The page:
The recent events at Virginia Tech, have had me reminiscing about my own college days. We were in the middle of a long and unpopular war (sound familiar?), and the tides of social change were teeming all around us. Eighteen year olds weren’t yet allowed to vote their minds, but they were encouraged to go shoot at people they didn’t even know, just because someone else said so.

I used to hang around with a small, eclectic group of artists. One of the guys in the group had a habit of getting to know you, then when he felt he had captured your essence, he would assign you a song that represented what he saw. Everyone had a different song.

One lady was assigned “Maggie May” (by Rod Stewart), because she always had a steady stream of guys in and out of her life. (I’m not sure she enjoyed the analogy.) While another friend had been given “War” (by Edwin Starr), because of his anger at losing his older brother in Vietnam. Later, … I think his song was changed to “Fire & Rain” (by James Taylor). He had begun his healing, and could start to move on in his life.

When it came time for my friend to give me my song, I was surprised that he had picked one of my favorite song writers, even though he wasn’t aware of that fact at the time. He gave me “What’s Goin On” by Marvin Gaye. I hadn’t really paid attention to the words prior to this christening, but the more I listened, the more I understood what he saw.

Years later, when I heard the news on my car radio, of Marvin Gaye’s shooting death at the hands of his father, I found myself driving down the highway with tears streaming down my face. His prophetic words echoed in my mind, “Father, father, We don’t need to escalate. You see, war is not the answer, For only love can conquer hate.”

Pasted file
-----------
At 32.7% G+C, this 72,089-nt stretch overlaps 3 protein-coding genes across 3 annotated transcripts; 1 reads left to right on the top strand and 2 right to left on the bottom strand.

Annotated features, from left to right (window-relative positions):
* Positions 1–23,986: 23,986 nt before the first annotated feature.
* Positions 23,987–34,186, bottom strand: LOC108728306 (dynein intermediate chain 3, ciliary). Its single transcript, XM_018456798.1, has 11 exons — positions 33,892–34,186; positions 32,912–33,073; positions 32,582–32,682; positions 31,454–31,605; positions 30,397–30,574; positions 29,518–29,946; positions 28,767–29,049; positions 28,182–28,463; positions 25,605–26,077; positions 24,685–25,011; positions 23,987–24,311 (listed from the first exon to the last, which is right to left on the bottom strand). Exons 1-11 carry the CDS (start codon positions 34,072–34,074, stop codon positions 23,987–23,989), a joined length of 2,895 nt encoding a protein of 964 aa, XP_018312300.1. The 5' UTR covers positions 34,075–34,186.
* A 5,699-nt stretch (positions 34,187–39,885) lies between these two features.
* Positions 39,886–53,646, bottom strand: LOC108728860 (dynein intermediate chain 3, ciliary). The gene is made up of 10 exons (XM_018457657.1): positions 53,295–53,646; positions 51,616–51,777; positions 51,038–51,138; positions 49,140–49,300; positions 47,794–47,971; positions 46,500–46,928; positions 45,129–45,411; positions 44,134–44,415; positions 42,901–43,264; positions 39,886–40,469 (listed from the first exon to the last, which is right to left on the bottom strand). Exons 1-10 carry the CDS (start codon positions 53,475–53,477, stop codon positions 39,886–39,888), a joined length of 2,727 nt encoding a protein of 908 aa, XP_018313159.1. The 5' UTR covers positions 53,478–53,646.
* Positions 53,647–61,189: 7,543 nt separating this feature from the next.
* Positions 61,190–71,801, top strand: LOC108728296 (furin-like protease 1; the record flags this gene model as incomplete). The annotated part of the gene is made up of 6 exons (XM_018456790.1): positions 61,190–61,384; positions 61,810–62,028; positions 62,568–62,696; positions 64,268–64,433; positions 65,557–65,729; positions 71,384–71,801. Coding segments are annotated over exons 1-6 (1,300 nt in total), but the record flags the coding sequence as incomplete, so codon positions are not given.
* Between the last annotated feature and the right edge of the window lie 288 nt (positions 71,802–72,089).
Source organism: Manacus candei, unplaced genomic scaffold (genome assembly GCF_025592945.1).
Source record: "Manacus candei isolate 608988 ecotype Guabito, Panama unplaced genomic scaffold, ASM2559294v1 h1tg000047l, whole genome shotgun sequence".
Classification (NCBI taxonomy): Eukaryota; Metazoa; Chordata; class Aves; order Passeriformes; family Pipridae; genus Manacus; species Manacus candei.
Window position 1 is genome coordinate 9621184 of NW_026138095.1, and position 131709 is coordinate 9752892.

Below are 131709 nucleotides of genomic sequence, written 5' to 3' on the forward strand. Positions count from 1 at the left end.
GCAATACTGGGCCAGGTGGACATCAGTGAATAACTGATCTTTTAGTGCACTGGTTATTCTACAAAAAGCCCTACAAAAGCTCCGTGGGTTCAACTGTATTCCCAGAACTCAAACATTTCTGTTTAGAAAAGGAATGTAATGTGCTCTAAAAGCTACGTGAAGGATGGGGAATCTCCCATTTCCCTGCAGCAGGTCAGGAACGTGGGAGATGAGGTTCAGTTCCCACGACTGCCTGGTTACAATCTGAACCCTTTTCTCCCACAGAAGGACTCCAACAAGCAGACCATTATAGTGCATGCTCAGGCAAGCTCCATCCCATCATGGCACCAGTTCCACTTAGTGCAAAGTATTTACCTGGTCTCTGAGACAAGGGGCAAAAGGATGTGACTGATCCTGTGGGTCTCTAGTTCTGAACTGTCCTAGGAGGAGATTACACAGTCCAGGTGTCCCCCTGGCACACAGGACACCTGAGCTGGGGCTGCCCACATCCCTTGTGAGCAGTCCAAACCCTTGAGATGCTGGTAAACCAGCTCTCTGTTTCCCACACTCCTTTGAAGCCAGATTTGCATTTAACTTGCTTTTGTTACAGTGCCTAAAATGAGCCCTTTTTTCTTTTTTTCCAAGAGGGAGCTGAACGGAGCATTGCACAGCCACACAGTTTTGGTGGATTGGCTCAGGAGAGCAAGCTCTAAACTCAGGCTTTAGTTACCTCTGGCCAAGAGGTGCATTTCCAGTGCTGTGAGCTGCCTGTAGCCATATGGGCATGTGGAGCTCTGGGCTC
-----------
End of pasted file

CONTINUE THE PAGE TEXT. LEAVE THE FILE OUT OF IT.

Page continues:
I thought then, as I still do, that hatred doesn’t justify or solve anything. It only breeds more darkness and negativity, into a world already overloaded with misunderstanding and heartache. Whether this hatred happens a thousand miles away, … or in our own backyard.

I wish there were some way to reach out to those who have been devastated by the events played out in Blacksburg, VA. I’d like to give you your song, to comfort you in your time of turmoil. I’d give you a song that helped me once, at a time when nothing around me made sense, and all I had left was … why?

Years ago, my best friend had a terminal disease, that took him fairly quickly. I was there the day he died, and when it was all over, I had to get out of the room … but I didn’t know where to go. I wandered down the hospital hall, and found myself in a small, multi-denominational chapel. It was quiet & candlelit, and I just needed to sit by myself for awhile.

After a few moments of wrestling with all of my emotions surrounding the loss of someone I loved, I looked up and noticed that a beam of sunlight was just coming across a stained glass window of Mother Mary. At that moment, I heard the music as clearly as if they were playing it in the same room, and it’s that song I wish to give to you. “Let It Be” (by The Beatles).

As I watched the memorial services, I noticed people often turn to a poem, when they want to express their deepest emotions. As a poet, I wish to offer you what comfort I can.

I am a student of life and, over the years, I’ve come to believe in reincarnation. It’s the only answer I’ve encountered, that truly completes the picture. We can’t possibly learn all the “lessons of life” in just one go ’round, so I’m convinced we’re on a much longer journey, … together.

So whether it’s in Heaven, or back here on Earth, don’t worry, we’ll be seeing our loved ones smiling faces again. It’s just, we’ll have to wait for awhile, … and that’s what makes us cry.



When death enters as a whisper or roar,

Don’t weep as though I’d be there no more.

I have merely passed onward to learn

All the lessons I’m seeking around each new turn.

And if your sorrow is too heavy to hold,

Remember, we’ll meet again on our soul’s road.

We’ll share once again in some future time,

Sharing and caring just ripen like wine.

So don’t let your sorrow subject you to strife,

It’s the way of life and death, … and life.

Copyright 2006 B. MacNichol / All Rights Reserved


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